to Minneapolis carried fion under his
hatband. In a restaurant another pa
tron changed hats with him, but af
ter two days the loser found the oth-
1 er man and swapped back aud found
bis money undisturbed.
WISDOM OF THE WtST.
The coupon Is worth nothing at the
end of the show.
It is better to be handsome in deed
than In photograpu.
Men who stop to count the cost
are Blow to propose.
Much optimistic talk Is used as
i cover for perplexity.
It Is better to get up with a baby
than with a headache.
Every man Is an Idiot who pursues
bla own way In spite of us.
Many men who cannot afford to get
married form a passion for poker.
The advantage of the smile culti
vated by women is that it does not
interfere with digestion.
Borne men are so tempted to do
something foolish that they yield now
and then just to keep peace with
themselves. Sioux City Journal.
FIG3 AND THISTLES.
Every cruel blow sears the striker's
The broad mind will not have the
What we gain In form we may lose
The Indulgence of the flesh dwarfs
Naturalism Is unnatural to the spir
Misioriuiirs are tioii s call to new
The true man sees In dlUleu .y a
call to endeavor.
Stolen fruits are sweet only to a
It Is ensy to mistake high spirits !
for the Holy Spirit.
To pander to the lowest faculties is j
to paralyze the higher. j
External forms of religion often
mark its exti.ct fires.
Some people ore planning alrndy
to move for a change of administra
tion when they get to heaven.
Earth weeps when the. plough cuts
her hot" :n in tl.e spring, but she
smiles wl.cn She resultant harvest Is
gathered In. Hum's Horn.
When -toney talks even a woman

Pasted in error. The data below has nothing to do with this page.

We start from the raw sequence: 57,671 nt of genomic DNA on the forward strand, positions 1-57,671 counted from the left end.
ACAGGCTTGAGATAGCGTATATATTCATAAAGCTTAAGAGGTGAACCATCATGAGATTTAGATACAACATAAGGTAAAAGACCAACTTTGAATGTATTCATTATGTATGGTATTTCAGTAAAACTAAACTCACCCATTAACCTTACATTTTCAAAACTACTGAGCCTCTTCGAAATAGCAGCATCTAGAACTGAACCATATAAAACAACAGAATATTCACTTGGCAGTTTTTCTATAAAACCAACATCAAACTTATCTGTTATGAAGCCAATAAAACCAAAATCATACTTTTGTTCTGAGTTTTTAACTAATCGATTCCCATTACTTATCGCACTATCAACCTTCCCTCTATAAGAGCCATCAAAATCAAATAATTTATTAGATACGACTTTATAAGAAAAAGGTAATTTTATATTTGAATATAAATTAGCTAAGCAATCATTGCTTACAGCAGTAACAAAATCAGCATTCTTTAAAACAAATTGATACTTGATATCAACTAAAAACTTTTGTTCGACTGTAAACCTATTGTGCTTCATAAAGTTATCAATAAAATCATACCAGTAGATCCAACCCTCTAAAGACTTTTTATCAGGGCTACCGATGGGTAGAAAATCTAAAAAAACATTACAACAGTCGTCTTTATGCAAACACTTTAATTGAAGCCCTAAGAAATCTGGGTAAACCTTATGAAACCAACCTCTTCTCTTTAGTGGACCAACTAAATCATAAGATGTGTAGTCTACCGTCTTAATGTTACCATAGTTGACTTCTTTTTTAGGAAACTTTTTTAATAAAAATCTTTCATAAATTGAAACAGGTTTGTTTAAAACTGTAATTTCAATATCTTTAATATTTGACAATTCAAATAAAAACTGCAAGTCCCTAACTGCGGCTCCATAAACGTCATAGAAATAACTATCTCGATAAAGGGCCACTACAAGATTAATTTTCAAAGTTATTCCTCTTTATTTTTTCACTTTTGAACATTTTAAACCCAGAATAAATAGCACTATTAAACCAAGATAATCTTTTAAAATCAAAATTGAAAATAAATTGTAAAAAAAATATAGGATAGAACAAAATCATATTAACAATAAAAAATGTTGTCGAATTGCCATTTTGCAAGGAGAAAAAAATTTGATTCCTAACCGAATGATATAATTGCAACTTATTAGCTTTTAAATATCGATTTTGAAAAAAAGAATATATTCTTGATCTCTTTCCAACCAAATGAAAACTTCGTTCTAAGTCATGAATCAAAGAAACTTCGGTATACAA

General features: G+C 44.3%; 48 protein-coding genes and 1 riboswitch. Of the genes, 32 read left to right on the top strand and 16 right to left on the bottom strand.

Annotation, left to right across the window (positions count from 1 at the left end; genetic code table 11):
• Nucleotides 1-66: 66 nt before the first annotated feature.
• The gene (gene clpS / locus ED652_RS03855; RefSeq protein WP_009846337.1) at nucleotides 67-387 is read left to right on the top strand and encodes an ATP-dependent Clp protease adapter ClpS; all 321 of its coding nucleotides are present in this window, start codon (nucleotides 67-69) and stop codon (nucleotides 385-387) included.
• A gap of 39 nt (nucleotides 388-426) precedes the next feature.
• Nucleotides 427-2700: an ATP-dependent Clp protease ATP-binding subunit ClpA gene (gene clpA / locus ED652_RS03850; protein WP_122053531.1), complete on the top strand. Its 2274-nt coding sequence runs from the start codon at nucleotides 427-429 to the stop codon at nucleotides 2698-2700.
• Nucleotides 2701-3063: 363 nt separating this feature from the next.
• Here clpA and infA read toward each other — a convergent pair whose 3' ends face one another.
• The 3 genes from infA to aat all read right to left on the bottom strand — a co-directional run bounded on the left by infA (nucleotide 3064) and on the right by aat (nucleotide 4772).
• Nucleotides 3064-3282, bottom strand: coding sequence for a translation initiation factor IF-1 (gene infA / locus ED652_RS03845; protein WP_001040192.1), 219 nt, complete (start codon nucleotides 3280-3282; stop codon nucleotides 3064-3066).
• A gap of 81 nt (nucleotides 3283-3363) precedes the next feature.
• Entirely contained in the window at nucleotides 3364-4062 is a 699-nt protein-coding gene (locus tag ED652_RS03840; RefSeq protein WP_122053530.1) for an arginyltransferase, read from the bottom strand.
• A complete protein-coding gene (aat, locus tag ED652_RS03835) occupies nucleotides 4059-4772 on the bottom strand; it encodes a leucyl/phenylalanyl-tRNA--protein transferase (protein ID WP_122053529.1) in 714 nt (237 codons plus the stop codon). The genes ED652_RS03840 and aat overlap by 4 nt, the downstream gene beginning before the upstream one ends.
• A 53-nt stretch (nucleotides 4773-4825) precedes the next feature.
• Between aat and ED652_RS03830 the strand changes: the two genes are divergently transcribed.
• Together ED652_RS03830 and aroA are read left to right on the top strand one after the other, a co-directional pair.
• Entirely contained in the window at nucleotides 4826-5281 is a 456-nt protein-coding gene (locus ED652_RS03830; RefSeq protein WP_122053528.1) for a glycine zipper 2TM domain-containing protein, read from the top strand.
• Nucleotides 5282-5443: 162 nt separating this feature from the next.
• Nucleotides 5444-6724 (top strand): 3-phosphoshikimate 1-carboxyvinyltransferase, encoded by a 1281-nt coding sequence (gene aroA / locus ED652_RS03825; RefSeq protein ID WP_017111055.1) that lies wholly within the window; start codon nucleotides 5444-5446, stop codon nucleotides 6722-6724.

Will puu.se to listen.
Divorce Ih an epitaph frequently
carved on love's tombstone.
Philosophy enables a man to bear
the toothache of his neighbor without
Too many benders are apt to react
and plaeo a man In straightened cir
cumstances. Fortune seems to delight in knock
ing at the average man's door when
he Is absent.
A woman asks a man's advice so
that later on she ran tell .,t how
little be knew.
Matrimony Is defined by nn old
bachelor as a trust for prot"titig in
Politics makes strange be-'Vllows
which account for considerable
A girl may consider Friday an un
lucky da' to be married on, and she
may not. It depends on her age.
Find difficulty In defining the word
Destroy a child's disposition by too
Tell good stories on
their own sex.
Regard selfishness as a purely mas
When caught In a falsehood decline
to own up to IL
Go on the principle that self helpful
ness is an excellent quality
Talk of what they Intend doing as
though possessed of millions.
Fall to understand why men
forced to keep a fold front.
Discuss a man's personal appearance
as If they were legally constituted crit
ics. Show a degree of assurance which
would do credit to the most aggres
sive man. Philadelphia Bulletin.
In the State.
Rev. Young will be able to have
service in his church by the first Sab
bath of next month.
Rev. Mrs. Caldwell anil Mrs. Jenkins
of Independence, are now in the city
lsiting friends and acquaintances.
Mr. Henry Waters, one of the oldest
citizens, died on the lit It of September,